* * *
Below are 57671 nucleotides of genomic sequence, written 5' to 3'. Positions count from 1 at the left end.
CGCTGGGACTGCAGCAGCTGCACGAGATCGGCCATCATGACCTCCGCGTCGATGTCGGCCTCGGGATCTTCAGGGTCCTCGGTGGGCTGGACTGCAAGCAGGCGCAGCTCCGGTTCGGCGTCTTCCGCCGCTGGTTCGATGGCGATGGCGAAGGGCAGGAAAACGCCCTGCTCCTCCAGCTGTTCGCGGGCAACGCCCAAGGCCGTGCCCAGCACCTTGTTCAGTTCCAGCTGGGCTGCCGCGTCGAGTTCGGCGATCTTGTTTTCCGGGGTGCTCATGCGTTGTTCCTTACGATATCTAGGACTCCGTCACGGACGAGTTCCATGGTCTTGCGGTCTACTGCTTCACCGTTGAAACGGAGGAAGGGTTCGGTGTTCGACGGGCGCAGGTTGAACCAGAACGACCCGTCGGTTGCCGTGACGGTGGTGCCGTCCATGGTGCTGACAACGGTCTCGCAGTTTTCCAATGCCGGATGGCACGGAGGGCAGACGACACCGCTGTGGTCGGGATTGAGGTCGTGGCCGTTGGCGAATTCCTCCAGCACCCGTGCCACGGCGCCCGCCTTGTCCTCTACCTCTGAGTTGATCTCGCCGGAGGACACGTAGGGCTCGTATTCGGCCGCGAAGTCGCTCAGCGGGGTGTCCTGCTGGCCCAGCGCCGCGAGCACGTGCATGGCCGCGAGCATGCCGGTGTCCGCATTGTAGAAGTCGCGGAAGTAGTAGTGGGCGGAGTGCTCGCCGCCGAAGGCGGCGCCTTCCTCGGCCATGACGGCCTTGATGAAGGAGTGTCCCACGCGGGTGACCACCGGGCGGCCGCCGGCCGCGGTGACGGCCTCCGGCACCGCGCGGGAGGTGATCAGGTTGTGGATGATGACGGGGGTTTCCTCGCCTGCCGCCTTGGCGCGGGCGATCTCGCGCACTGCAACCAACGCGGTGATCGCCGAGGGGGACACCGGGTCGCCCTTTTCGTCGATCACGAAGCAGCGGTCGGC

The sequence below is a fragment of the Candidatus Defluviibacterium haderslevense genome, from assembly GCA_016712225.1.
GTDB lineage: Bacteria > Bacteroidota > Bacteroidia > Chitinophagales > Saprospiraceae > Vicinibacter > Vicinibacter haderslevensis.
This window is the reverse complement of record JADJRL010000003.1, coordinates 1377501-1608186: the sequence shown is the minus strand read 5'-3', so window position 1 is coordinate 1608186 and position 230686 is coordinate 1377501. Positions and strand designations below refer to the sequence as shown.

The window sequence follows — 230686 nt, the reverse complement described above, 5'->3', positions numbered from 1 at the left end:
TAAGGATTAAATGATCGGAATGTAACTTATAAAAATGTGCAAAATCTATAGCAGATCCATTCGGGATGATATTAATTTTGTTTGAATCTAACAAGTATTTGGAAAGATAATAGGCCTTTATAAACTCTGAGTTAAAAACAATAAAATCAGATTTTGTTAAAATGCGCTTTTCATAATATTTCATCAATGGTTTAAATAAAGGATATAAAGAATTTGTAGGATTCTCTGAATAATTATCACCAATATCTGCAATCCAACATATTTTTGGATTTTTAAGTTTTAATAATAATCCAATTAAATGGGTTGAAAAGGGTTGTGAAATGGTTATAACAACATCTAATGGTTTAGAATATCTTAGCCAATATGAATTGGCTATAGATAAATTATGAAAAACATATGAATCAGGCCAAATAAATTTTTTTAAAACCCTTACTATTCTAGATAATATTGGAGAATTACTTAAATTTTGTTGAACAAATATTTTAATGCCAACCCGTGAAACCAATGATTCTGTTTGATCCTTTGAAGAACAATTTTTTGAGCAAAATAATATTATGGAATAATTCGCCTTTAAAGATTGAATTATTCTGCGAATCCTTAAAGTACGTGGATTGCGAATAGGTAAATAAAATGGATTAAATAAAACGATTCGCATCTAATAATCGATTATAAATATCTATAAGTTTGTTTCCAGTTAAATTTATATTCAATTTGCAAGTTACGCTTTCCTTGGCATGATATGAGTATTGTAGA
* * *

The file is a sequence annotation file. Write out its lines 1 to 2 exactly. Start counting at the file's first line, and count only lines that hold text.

Below are 57671 nucleotides of genomic sequence, written 5' to 3'. Positions count from 1 at the left end.
CGCTGGGACTGCAGCAGCTGCACGAGATCGGCCATCATGACCTCCGCGTCGATGTCGGCCTCGGGATCTTCAGGGTCCTCGGTGGGCTGGACTGCAAGCAGGCGCAGCTCCGGTTCGGCGTCTTCCGCCGCTGGTTCGATGGCGATGGCGAAGGGCAGGAAAACGCCCTGCTCCTCCAGCTGTTCGCGGGCAACGCCCAAGGCCGTGCCCAGCACCTTGTTCAGTTCCAGCTGGGCTGCCGCGTCGAGTTCGGCGATCTTGTTTTCCGGGGTGCTCATGCGTTGTTCCTTACGATATCTAGGACTCCGTCACGGACGAGTTCCATGGTCTTGCGGTCTACTGCTTCACCGTTGAAACGGAGGAAGGGTTCGGTGTTCGACGGGCGCAGGTTGAACCAGAACGACCCGTCGGTTGCCGTGACGGTGGTGCCGTCCATGGTGCTGACAACGGTCTCGCAGTTTTCCAATGCCGGATGGCACGGAGGGCAGACGACACCGCTGTGGTCGGGATTGAGGTCGTGGCCGTTGGCGAATTCCTCCAGCACCCGTGCCACGGCGCCCGCCTTGTCCTCTACCTCTGAGTTGATCTCGCCGGAGGACACGTAGGGCTCGTATTCGGCCGCGAAGTCGCTCAGCGGGGTGTCCTGCTGGCCCAGCGCCGCGAGCACGTGCATGGCCGCGAGCATGCCGGTGTCCGCATTGTAGAAGTCGCGGAAGTAGTAGTGGGCGGAGTGCTCGCCGCCGAAGGCGGCGCCTTCCTCGGCCATGACGGCCTTGATGAAGGAGTGTCCCACGCGGGTGACCACCGGGCGGCCGCCGGCCGCGGTGACGGCCTCCGGCACCGCGCGGGAGGTGATCAGGTTGTGGATGATGACGGGGGTTTCCTCGCCTGCCGCCTTGGCGCGGGCGATCTCGCGCACTGCAACCAACGCGGTGATCGCCGAGGGGGACACCGGGTCGCCCTTTTCGTCGATCACGAAGCAGCGGTCGGC